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Purpose: Send an email to admin every time an exception occurs while executing business logic.

Till now I have come across "throwing advice" which is fine and gets executed when an exception is raised from the target method.

This could have worked well for me but I have to do some additional processing in terms of setting request attribute and next page. I don't think it would be a good idea to share the objects from target class with advice by making those objects static. The code scenario is shown below:

try{
   //normal processing
} catch (AuthenticationException ae) {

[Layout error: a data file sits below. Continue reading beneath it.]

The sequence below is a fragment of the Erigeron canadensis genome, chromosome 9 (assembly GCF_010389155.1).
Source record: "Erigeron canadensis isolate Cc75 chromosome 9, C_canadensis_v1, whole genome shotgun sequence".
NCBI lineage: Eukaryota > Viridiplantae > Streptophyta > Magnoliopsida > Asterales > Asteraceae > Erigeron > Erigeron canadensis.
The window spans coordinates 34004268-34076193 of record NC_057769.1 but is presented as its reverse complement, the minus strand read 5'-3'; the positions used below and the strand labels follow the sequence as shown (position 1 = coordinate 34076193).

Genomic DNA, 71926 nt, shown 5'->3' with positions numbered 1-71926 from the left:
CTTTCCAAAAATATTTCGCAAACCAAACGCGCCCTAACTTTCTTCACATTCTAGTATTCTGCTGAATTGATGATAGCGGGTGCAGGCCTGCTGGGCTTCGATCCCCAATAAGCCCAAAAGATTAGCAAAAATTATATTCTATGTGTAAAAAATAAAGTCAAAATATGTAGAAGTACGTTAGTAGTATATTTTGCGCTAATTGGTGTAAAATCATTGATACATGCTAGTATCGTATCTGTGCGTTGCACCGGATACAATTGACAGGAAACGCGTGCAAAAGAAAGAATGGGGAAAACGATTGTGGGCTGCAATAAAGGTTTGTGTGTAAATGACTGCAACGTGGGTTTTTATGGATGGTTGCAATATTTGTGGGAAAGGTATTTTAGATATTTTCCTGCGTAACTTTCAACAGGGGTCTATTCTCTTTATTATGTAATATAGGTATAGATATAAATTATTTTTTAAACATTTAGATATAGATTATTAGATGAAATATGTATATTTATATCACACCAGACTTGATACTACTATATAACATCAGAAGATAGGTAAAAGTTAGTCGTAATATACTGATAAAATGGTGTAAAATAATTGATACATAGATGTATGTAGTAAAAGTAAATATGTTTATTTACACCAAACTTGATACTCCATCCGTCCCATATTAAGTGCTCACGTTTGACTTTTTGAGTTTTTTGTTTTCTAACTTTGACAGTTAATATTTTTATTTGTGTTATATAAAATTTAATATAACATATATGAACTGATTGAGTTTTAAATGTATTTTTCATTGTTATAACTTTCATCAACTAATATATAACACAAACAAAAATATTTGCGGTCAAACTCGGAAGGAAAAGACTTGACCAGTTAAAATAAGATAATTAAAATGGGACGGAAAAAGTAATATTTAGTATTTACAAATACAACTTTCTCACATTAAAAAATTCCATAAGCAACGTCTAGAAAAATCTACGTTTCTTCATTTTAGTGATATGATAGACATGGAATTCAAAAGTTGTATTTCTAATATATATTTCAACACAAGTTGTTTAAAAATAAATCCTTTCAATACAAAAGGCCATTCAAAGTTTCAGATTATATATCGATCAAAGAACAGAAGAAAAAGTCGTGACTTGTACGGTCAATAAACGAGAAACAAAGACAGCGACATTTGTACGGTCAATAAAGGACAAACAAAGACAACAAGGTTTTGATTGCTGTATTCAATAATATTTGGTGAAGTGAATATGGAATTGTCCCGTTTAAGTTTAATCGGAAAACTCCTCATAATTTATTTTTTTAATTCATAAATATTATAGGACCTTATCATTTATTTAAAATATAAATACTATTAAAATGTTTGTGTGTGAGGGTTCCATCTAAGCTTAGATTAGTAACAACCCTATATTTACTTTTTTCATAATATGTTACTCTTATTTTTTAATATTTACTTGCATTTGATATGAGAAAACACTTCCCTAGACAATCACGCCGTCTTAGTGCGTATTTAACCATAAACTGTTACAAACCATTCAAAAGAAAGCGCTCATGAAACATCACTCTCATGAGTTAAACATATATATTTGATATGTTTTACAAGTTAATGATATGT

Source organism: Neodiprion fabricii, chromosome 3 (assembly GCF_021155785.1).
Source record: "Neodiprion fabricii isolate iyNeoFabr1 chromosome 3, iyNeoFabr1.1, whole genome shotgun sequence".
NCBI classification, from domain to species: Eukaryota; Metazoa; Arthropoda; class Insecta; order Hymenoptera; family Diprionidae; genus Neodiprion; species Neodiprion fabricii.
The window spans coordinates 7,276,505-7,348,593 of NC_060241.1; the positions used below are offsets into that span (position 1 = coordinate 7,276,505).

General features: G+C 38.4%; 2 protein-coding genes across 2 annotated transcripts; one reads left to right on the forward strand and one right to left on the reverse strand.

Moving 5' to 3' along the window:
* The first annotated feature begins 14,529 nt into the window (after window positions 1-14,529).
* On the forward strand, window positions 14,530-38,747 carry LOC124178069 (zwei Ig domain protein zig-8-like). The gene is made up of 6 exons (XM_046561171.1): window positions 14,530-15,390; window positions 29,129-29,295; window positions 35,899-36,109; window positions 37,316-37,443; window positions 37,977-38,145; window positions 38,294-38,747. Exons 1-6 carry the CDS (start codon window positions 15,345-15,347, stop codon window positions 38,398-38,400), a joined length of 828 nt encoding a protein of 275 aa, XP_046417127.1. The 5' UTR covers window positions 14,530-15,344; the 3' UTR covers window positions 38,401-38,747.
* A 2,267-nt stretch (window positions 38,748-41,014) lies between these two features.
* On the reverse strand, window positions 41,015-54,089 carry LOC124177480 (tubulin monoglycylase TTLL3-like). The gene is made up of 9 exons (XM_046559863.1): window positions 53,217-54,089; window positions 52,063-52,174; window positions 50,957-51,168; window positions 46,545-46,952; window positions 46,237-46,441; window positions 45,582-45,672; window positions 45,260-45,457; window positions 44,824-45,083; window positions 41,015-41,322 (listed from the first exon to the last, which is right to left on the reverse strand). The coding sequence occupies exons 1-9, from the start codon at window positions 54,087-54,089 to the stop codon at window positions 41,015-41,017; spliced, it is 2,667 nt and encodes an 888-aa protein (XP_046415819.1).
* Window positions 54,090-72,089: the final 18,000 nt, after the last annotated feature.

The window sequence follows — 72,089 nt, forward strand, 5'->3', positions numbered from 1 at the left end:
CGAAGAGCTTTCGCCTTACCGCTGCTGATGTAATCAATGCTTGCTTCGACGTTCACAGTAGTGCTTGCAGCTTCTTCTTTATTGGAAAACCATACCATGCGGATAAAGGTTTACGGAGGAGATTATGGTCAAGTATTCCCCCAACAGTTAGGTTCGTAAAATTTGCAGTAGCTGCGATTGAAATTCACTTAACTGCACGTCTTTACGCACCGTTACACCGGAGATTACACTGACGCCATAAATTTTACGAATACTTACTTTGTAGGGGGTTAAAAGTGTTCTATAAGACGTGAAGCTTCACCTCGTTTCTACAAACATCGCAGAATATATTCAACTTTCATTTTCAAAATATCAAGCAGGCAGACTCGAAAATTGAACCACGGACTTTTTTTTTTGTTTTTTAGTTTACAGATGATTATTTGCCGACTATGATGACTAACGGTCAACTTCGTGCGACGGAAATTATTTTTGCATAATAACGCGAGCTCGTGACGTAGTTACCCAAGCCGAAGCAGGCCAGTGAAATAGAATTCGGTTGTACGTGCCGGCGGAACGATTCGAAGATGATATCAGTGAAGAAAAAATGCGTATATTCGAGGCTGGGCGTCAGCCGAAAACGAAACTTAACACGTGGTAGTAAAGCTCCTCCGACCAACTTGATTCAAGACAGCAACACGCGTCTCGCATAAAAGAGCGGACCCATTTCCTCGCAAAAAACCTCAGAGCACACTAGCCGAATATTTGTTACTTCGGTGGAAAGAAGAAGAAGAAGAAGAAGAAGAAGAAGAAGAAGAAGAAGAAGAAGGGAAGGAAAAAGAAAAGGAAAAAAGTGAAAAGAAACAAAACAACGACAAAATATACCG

ae.printStackTrace();
   req.setAttribute("msg", ae.getMessage());

   //execute advice at this point

   return loginPage;
}

Pls. see the point where I want to execute the advice and suggest solution accordingly.

Best Regards

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Please clarify your question. Where does req come from and why/where should you make anything static? Please provide a minimal code sample with one or two classes and your aspect code, reproducing your problem so we can understand it. Otherwise I have no idea how to help you. –  kriegaex Mar 18 '13 at 11:30
    
Cannot you just use javax.servlet.Filter for that? –  Potejciak Mar 18 '13 at 14:38
    
@Potejciak yes definitely I can use other mechanism to separate out this stuff sending email notification when an exception occurs in multiple ways including yours. But the customer has asked for Spring AOP support for this :(. Currently its implemented by using your approach only. –  Sandeep Mar 18 '13 at 15:08